Why is this? Simply put, cryptocurrency exchanges do not always have the cost basis information for your cryptocurrency transactions (buys, sells, trades). Your cost basis is simply the amount it cost you to acquire the asset. If you paid $5,000 for 1 bitcoin, your cost basis in that bitcoin is $5,000. Cost basis information is needed to issue a complete 1099-B. Cryptocurrency exchanges, and all crypto-native companies, can’t report cost basis information because of the transferability that exists with cryptocurrencies like bitcoin.
For example, I can send my bitcoin that I bought on one exchange to a different wallet for storage. From that wallet, I can send it to a different cryptocurrency exchange to sell any time I want. These types of transfers happen all the time, and they make it impossible for any single crypto exchange or company to know the cost basis of a user’s assets at any given time.
This is the fundamental reason crypto exchanges struggle to give out 1099-Bs: They don’t have the complete cost basis information. This is also why cryptocurrency exchanges are fundamentally different from typical stock brokerages, which usually have all cost basis information on hand.
What’s the solution?
The solution to this capital gains and losses tax reporting problem is for crypto investors to simply aggregate their transactions from all of their cryptocurrency exchanges and platforms into one unit of record. When the data from all platforms is in one location, cost basis information can be tracked — even in spite of the transfers.
These market dynamics have fueled entrepreneurs to develop cryptocurrency tax software companies in an effort to tackle and solve this problem. Cryptocurrency investors can choose from a variety of tax software options and then leverage their chosen software to import all of their transactions across all of the platforms where they buy, sell and store crypto. They can then generate necessary capital gains and losses tax reports based on this data.
Will future 1099 requirements be passed by the IRS?
There is little doubt that the IRS will be passing future 1099 information reporting requirements. Cryptocurrency exchanges will be forced to adhere to these future requirements if they wish to continue operating within the U.S. market. It is my hope that the IRS will take its time to truly understand how the fundamentals of cryptocurrency work before it passes any legislation.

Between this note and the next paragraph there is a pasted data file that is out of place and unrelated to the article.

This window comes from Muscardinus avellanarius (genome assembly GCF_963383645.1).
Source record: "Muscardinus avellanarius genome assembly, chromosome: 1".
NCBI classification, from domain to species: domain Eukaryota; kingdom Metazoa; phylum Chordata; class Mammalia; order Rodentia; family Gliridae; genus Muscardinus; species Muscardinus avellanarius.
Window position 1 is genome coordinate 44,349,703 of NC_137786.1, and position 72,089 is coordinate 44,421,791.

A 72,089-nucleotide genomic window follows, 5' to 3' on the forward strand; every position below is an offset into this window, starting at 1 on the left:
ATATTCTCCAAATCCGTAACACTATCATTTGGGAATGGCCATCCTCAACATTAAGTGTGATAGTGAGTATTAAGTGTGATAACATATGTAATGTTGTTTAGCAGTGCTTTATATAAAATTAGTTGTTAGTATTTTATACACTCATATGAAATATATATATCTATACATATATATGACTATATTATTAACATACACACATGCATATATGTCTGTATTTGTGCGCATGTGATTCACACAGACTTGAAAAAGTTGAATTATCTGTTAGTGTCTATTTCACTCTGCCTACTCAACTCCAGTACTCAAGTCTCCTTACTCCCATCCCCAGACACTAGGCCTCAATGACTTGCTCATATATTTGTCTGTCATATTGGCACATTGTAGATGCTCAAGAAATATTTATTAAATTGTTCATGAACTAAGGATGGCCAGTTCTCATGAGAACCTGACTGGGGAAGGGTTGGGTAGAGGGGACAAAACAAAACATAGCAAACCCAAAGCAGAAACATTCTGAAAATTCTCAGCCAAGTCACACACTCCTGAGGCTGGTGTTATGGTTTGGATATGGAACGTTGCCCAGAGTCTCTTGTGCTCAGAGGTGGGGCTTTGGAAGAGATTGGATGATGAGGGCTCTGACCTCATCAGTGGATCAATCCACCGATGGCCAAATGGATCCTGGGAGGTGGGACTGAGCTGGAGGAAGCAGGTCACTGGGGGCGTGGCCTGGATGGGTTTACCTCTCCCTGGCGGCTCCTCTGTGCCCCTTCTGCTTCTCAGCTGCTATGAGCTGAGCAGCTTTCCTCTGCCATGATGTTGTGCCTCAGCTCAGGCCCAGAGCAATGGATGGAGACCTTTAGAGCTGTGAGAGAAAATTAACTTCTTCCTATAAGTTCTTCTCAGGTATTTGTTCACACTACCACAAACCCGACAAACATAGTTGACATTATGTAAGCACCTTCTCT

The information provided here is not investment, tax or financial advice. You should consult with a licensed professional for advice concerning your specific situation.
Author: David Kemmerer
Bitcoin Cryptocurrency Exchange News | BestBitcoinExchange
Tether isn’t used in pumping the price of Bitcoin (BTC) and other cryptocurrencies, a new research claims. A much-publicized paper released in 2018 had sparked controversy and heated debate over the use of Tether (USDT) and its correlation to Bitcoin price pumps. According to John Griffin of the University of Texas and Amin Shams of more info…
Crypto markets are in the red as global stocks look to recover following a historic drop in oil prices. U.S. oil prices are picking an upside Tuesday after they sank below $0 on Monday. It left crude futures holders staring at unprecedented losses. Earlier, prices changed nearly $40 to spell some hope. But a slight more info…
Ethereum (ETH) has seen its daily value transfer figures equal Bitcoin (BTC)’s, analytics data shows. Ethereum’s daily value transfer has risen significantly in 2020. As per blockchain research and analytics firm Messari, the top altcoin established parity with Bitcoin on April 12. Daily average transactions on the leading altcoin’s platform reached about $1.5 billion, figures more info…
Bitcoin halving is one of the most highly anticipated events in the Bitcoin (BTC) calendar. According to Google Trends, search queries for the term “bitcoin halving” has spiked tremendously over the last couple of months. Analytic data from the website available April 14 shows that community interest has surged, 16% higher than witnessed in the more info…
Fidelity Digital Assets’ customers to benefit from ErisX’s spot market Fidelity Digital Assets has boosted its crypto trading product, tapping the ErisX exchange to improve its liquidity. The two platforms confirmed the move on Thursday, with Fidelity Digital Assets tweeting that the collaboration expands access to digital assets. “Our trading capabilities and breadth of liquidity more info…
Twitter CEO Jack Dorsey has donated $1 billion to be used in the fight against the COVID-19 pandemic. Dorsey, also the founder of payments platform Square, said the money is to come from his shares in Square. As per a tweet he posted Tuesday, the $1 billion amounts to about 28% of his wealth. Explaining more info…
Investing is speculative. When investing your capital is at risk. This site is not intended for use in jurisdictions in which the trading or investments described are prohibited and should only be used by such persons and in such ways as are legally permitted. Your investment may not qualify for investor protection in your country or state of residence, so please conduct your own due diligence. This website is free for you to use but we may receive commission from the companies we feature on this site. Click here for more information.